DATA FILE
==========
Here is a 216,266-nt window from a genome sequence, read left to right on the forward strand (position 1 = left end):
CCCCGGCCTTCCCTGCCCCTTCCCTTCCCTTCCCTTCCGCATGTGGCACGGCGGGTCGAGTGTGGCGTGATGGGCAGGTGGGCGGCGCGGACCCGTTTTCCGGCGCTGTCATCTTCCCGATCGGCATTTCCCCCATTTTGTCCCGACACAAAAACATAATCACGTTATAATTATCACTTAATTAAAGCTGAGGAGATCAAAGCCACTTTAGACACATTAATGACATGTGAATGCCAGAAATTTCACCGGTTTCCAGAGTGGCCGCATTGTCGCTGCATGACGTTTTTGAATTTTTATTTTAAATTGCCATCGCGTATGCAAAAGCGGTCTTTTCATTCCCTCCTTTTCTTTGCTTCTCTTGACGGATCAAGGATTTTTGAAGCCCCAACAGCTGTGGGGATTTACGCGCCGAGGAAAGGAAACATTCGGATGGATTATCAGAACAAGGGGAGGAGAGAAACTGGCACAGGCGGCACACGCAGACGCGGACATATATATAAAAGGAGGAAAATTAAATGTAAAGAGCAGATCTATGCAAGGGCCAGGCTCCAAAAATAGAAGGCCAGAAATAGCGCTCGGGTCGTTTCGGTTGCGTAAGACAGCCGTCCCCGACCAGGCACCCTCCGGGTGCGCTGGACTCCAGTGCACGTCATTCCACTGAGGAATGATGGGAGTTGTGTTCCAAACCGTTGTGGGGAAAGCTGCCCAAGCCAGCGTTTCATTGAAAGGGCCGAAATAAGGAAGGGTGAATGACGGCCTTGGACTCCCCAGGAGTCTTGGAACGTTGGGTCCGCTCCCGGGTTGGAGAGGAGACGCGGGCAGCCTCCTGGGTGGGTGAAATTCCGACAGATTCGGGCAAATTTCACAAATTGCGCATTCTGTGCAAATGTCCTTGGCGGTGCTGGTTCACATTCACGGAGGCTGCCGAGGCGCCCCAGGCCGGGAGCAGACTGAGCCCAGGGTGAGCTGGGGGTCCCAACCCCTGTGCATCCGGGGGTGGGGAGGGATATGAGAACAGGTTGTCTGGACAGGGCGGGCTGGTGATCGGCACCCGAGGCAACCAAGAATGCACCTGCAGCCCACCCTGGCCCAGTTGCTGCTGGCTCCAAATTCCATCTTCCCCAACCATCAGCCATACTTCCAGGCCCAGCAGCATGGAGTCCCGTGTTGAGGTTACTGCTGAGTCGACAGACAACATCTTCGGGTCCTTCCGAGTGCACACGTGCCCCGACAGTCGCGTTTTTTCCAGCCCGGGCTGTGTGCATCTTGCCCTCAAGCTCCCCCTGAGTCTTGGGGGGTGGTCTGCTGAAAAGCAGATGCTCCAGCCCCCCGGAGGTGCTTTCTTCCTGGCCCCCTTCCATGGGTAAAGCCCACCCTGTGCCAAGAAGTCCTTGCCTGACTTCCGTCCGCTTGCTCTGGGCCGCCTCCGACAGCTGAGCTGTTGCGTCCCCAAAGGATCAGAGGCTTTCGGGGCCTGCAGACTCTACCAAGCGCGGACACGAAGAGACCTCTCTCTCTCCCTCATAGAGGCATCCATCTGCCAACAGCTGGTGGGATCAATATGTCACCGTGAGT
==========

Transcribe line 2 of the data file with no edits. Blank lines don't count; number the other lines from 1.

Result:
CCCCGGCCTTCCCTGCCCCTTCCCTTCCCTTCCCTTCCGCATGTGGCACGGCGGGTCGAGTGTGGCGTGATGGGCAGGTGGGCGGCGCGGACCCGTTTTCCGGCGCTGTCATCTTCCCGATCGGCATTTCCCCCATTTTGTCCCGACACAAAAACATAATCACGTTATAATTATCACTTAATTAAAGCTGAGGAGATCAAAGCCACTTTAGACACATTAATGACATGTGAATGCCAGAAATTTCACCGGTTTCCAGAGTGGCCGCATTGTCGCTGCATGACGTTTTTGAATTTTTATTTTAAATTGCCATCGCGTATGCAAAAGCGGTCTTTTCATTCCCTCCTTTTCTTTGCTTCTCTTGACGGATCAAGGATTTTTGAAGCCCCAACAGCTGTGGGGATTTACGCGCCGAGGAAAGGAAACATTCGGATGGATTATCAGAACAAGGGGAGGAGAGAAACTGGCACAGGCGGCACACGCAGACGCGGACATATATATAAAAGGAGGAAAATTAAATGTAAAGAGCAGATCTATGCAAGGGCCAGGCTCCAAAAATAGAAGGCCAGAAATAGCGCTCGGGTCGTTTCGGTTGCGTAAGACAGCCGTCCCCGACCAGGCACCCTCCGGGTGCGCTGGACTCCAGTGCACGTCATTCCACTGAGGAATGATGGGAGTTGTGTTCCAAACCGTTGTGGGGAAAGCTGCCCAAGCCAGCGTTTCATTGAAAGGGCCGAAATAAGGAAGGGTGAATGACGGCCTTGGACTCCCCAGGAGTCTTGGAACGTTGGGTCCGCTCCCGGGTTGGAGAGGAGACGCGGGCAGCCTCCTGGGTGGGTGAAATTCCGACAGATTCGGGCAAATTTCACAAATTGCGCATTCTGTGCAAATGTCCTTGGCGGTGCTGGTTCACATTCACGGAGGCTGCCGAGGCGCCCCAGGCCGGGAGCAGACTGAGCCCAGGGTGAGCTGGGGGTCCCAACCCCTGTGCATCCGGGGGTGGGGAGGGATATGAGAACAGGTTGTCTGGACAGGGCGGGCTGGTGATCGGCACCCGAGGCAACCAAGAATGCACCTGCAGCCCACCCTGGCCCAGTTGCTGCTGGCTCCAAATTCCATCTTCCCCAACCATCAGCCATACTTCCAGGCCCAGCAGCATGGAGTCCCGTGTTGAGGTTACTGCTGAGTCGACAGACAACATCTTCGGGTCCTTCCGAGTGCACACGTGCCCCGACAGTCGCGTTTTTTCCAGCCCGGGCTGTGTGCATCTTGCCCTCAAGCTCCCCCTGAGTCTTGGGGGGTGGTCTGCTGAAAAGCAGATGCTCCAGCCCCCCGGAGGTGCTTTCTTCCTGGCCCCCTTCCATGGGTAAAGCCCACCCTGTGCCAAGAAGTCCTTGCCTGACTTCCGTCCGCTTGCTCTGGGCCGCCTCCGACAGCTGAGCTGTTGCGTCCCCAAAGGATCAGAGGCTTTCGGGGCCTGCAGACTCTACCAAGCGCGGACACGAAGAGACCTCTCTCTCTCCCTCATAGAGGCATCCATCTGCCAACAGCTGGTGGGATCAATATGTCACCGTGAGT